This classic Art Deco dinner ring, hand fabricated in platinum - circa 1920s-30s, sparkles on all sides with an array of small bright icy-white and shining European-cut diamonds, together weighing .85 carat, each set in individual delicately milgrained settings. Measuring 13/16 inch long and lovely, this consummate and pristine Jazz Age jewel is finished with decorative piercing and hand engraved detailing. Currently ring size 7 1/2. The maker's mark indicates *Byard F. Brogan of Philadelphia (still around!).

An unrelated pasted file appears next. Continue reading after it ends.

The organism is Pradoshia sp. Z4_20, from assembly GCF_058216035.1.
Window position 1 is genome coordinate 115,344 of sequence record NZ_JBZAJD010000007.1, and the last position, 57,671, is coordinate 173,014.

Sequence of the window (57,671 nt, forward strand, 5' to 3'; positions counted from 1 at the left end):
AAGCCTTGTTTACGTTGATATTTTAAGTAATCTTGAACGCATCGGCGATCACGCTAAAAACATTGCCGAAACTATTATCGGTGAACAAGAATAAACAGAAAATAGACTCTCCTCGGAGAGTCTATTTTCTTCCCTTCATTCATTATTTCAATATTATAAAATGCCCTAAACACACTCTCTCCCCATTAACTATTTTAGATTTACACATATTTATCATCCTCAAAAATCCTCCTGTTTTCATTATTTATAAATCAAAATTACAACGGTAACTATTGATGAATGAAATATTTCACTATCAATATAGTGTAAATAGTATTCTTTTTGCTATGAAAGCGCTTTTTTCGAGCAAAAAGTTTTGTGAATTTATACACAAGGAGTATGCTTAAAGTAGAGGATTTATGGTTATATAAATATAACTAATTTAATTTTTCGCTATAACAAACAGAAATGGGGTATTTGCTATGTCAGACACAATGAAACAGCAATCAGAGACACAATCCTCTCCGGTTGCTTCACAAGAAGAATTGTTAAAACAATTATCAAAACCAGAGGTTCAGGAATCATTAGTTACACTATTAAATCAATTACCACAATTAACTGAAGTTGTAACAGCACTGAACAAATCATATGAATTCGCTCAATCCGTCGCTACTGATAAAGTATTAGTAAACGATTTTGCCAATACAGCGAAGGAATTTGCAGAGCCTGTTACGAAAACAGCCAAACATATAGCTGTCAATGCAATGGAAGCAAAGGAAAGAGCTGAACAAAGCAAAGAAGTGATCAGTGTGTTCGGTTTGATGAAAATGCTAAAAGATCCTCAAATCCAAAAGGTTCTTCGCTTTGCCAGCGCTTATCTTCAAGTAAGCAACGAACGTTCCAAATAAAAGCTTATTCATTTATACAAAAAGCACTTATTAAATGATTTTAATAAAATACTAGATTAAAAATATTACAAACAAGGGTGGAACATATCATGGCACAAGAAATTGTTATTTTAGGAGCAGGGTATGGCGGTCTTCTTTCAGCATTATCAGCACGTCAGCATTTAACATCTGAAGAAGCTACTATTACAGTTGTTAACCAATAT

*From their website: Our firm was founded in 1908 by Byard F. Brogan and Walter S. Rodenbough, on South 7th Street in Philadelphia. The two men originally worked as engravers to the bustling Philadelphia jewelry trade, at a time when the demand for personalization was great and almost every piece of jewelry was hand engraved. After the First World War, Mr. Brogan bought out his partner and moved more aggressively into manufacturing. He developed a method of crafting die-struck two-sided mountings that retained the high quality of die striking, but at a more reasonable cost. This advantage enabled the company to expand rapidly into other markets through the 1920s. Several U.S. Design Patents were issued for these mountings. With the increased production, the firm moved to 805 Sansom Street, and steadily grew from a space of one floor to occupy all four floors of the building. Also during this time, Mr. Brogan and his chief machinist designed machinery and tooling to craft seamless diamond guard rings. The process allowed an individual seat or azure to be punched for each stone in the mounting and required a separate die for each stone size as well as each finger size within each stone size. In 1932 a U.S. Design Patent was issued for the ring, as well as a separate patent for the process of manufacturing the ring. The tooling utilized a complicated mathematical formula for each stone combination, creating an infinite variety of options. We still use this completely custom, time-tested process today. With the onset of the Great Depression, the firm faced a steep drop-off in demand for jewelry and bankruptcies were widespread throughout the jewelry industry. To increase business in the 1930s, the company expanded into the importation of cultured pearls from Japan. Another patent was granted for an oval interchangeable clasp, designed so that multiple strands could be worn in different ways. During the Second World War, the firm adapted operations yet again, manufacturing small radar parts that required platinum contacts. As well, many of the company's jewelers and polishers manufactured compasses for ships at the Philadelphia Navy Yard. After the war, demand for jewelry expanded quickly with the rest of the economy and once again the company expanded manufacturing. In the fall of 1949, cultured pearl imports were allowed in the United States for the first time in almost ten years from occupied Japan. Originally, these pearls were well coated, but quite irregular in shape. However, during the 1950s, pearl production and quality improved greatly, and as the volume of pearl sales grew, the company increasingly had leftover pearls from stringing necklaces of different lengths. Faced with growing inventory, the firm developed a program wherein one or more loose pearls could be purchased on a small gold neck chain, and over time more pearls could be added until the necklace was completed. This was the beginning of our popular Princesse Plus program. In 1956 the firm moved from the cramped four-story building on Sansom Street to a larger, more modern space occupying two floors at 801 Walnut Street. Finally, in 1966 the company moved out of the city to Glenside in suburban Philadelphia. To this day, Byard F. Brogan, Inc. strives to bring customers the highest quality jewelry and gemstones, from die-struck components to VS1 quality diamonds. We have chosen to keep our standards high and sell a quality product. Our customized service and attention to detail deliver a much better value than less expensive jewelry. It is our sincere desire to serve the customer who appreciates the difference.